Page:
Part of Sainsbury’s Living Well range, the three vibrators – the Aura Silver Vibrator and Massager (priced at £15), the Rose Blush Bullet (£12) and the Rose Gold Bullet (just £8) – will be stocked at stores across the UK. And despite only just launching, the supermarket already has plans to expand the line, and says it will monitor customers’ response to gauge what sort of toys should come next.
But why, you ask? Firstly, it’s an astute business move . The global female sex toys market size was estimated at a whopping $435m at the end of 2017, with analysts predicting it will reach $550m by 2022.. But Sainsbury’s also has a more personal – and quite frankly, commendable – interest: namely, improving their customers’ sex lives.
The idea reportedly came after Sainsbury’s latest Living Well Index – a major study conducted by Oxford Economics and the National Centre for Social Research – found that one in three Brits aren’t satisfied when it comes to matters of the bedroom. And it’s affecting their happiness: the report also revealed that sex life satisfaction, alongside sleep, is one of the strongest indicators of how well a person is living.
This year's report – the second ever conducted – showed that found wellbeing in the UK had fallen since the Living Well Index launched last year, with the most significant decreases in people’s perceived well-being in the ‘relationships’ and ‘social connections’ categories. Step in Sainsbury’s…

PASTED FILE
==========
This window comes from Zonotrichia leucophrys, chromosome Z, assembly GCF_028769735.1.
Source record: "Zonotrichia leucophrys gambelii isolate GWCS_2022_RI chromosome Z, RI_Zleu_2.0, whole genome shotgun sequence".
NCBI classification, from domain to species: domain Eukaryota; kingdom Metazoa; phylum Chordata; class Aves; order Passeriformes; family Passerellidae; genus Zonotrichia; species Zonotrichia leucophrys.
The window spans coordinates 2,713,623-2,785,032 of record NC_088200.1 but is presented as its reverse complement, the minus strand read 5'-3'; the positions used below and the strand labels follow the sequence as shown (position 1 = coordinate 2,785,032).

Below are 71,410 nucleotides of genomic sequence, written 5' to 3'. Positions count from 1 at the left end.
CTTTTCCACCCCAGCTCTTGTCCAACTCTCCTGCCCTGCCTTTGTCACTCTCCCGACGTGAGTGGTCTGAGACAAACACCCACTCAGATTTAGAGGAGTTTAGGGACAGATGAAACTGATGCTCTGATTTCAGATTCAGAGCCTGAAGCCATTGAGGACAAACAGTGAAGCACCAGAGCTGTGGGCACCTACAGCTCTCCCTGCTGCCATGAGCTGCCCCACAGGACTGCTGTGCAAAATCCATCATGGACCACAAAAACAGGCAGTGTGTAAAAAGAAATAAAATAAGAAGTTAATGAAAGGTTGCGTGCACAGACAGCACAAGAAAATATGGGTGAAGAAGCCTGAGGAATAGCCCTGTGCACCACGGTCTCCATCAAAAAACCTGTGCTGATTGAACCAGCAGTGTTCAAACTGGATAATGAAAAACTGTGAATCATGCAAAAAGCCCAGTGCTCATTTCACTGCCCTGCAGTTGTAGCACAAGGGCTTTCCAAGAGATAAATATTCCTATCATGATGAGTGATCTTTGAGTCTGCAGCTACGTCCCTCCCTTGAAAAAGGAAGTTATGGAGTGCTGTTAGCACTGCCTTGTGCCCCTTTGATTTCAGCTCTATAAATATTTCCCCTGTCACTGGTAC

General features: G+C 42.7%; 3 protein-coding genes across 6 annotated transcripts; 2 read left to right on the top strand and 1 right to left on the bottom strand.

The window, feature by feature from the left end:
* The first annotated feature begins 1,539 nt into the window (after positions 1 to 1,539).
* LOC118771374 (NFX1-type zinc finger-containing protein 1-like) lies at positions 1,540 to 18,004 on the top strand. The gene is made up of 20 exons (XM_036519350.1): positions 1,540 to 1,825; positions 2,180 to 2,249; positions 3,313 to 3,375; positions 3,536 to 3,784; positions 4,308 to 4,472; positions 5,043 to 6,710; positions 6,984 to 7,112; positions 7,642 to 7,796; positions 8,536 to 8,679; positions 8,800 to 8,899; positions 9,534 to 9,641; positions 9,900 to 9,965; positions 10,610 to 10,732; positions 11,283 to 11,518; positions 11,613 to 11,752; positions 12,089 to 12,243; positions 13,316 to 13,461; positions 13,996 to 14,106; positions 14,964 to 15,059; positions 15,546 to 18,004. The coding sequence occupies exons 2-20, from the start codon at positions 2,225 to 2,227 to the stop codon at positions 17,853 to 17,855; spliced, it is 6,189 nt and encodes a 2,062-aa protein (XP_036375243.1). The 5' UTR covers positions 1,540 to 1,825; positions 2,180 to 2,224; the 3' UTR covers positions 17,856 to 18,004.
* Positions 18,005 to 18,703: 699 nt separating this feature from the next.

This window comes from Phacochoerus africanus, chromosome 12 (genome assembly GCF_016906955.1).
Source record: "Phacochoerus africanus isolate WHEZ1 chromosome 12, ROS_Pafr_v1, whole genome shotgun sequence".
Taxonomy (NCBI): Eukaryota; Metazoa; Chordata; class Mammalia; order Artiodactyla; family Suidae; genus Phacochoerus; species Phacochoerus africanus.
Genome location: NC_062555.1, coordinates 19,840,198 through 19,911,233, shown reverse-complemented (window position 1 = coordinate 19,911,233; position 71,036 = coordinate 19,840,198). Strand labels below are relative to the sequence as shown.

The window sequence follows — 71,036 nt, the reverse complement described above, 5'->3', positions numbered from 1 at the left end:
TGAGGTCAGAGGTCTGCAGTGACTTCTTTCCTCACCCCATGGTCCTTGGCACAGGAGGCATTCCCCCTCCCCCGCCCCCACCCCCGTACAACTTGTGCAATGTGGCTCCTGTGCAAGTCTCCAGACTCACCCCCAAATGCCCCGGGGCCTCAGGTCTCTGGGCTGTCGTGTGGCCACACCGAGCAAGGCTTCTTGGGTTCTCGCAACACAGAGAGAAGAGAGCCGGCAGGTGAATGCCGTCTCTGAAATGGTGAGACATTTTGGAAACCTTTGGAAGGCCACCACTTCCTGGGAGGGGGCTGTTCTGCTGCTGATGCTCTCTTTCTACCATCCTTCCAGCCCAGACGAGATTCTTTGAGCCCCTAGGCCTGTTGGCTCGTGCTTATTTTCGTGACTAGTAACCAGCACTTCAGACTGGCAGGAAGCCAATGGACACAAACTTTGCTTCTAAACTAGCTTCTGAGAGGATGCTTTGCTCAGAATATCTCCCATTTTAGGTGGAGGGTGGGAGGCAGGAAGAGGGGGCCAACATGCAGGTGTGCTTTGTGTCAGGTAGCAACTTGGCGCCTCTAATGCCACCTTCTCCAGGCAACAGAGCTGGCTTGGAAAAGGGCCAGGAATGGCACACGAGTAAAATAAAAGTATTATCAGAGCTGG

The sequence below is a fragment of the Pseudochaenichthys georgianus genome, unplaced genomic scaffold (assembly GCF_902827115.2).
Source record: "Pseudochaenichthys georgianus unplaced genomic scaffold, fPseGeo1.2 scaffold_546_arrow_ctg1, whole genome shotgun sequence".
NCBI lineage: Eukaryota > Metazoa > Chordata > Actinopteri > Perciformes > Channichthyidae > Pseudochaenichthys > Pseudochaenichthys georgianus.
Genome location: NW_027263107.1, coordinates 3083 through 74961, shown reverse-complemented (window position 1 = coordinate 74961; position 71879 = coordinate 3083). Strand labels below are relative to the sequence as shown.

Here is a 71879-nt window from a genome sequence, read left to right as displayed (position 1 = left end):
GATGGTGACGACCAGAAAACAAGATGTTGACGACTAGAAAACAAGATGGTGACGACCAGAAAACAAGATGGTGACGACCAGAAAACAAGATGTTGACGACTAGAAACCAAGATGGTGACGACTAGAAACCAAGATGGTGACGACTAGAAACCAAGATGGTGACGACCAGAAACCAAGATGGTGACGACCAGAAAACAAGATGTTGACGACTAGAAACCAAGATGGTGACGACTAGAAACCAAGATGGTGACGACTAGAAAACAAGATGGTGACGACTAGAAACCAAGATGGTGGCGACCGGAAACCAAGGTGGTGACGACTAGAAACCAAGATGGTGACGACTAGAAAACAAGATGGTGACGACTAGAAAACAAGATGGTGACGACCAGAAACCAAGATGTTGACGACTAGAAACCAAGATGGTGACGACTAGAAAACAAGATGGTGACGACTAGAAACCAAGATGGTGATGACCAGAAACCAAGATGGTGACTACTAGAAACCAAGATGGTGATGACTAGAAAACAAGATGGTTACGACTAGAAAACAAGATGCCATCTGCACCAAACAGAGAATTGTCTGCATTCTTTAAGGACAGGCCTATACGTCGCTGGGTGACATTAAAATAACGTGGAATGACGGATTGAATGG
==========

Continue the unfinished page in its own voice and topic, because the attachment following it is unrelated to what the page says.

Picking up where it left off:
In an official statement, the supermarket’s Food Commercial Director, Paul Mills-Hicks referenced the Living Well Index, saying: "We are always on the lookout for new opportunities to help our customers live well for less and they've told us that sexual wellbeing is an area they would like to see more choice in.”
He added that Sainsbury’s hopes to give its customers the “option to buy quickly and conveniently in an environment they feel comfortable with”. And while we’re not quite sure just how comfortable we’d walking round the aisles with a shiny pink vibrator in our trolley, we can’t fault the sentiment behind stocking sex toys on supermarket shelves.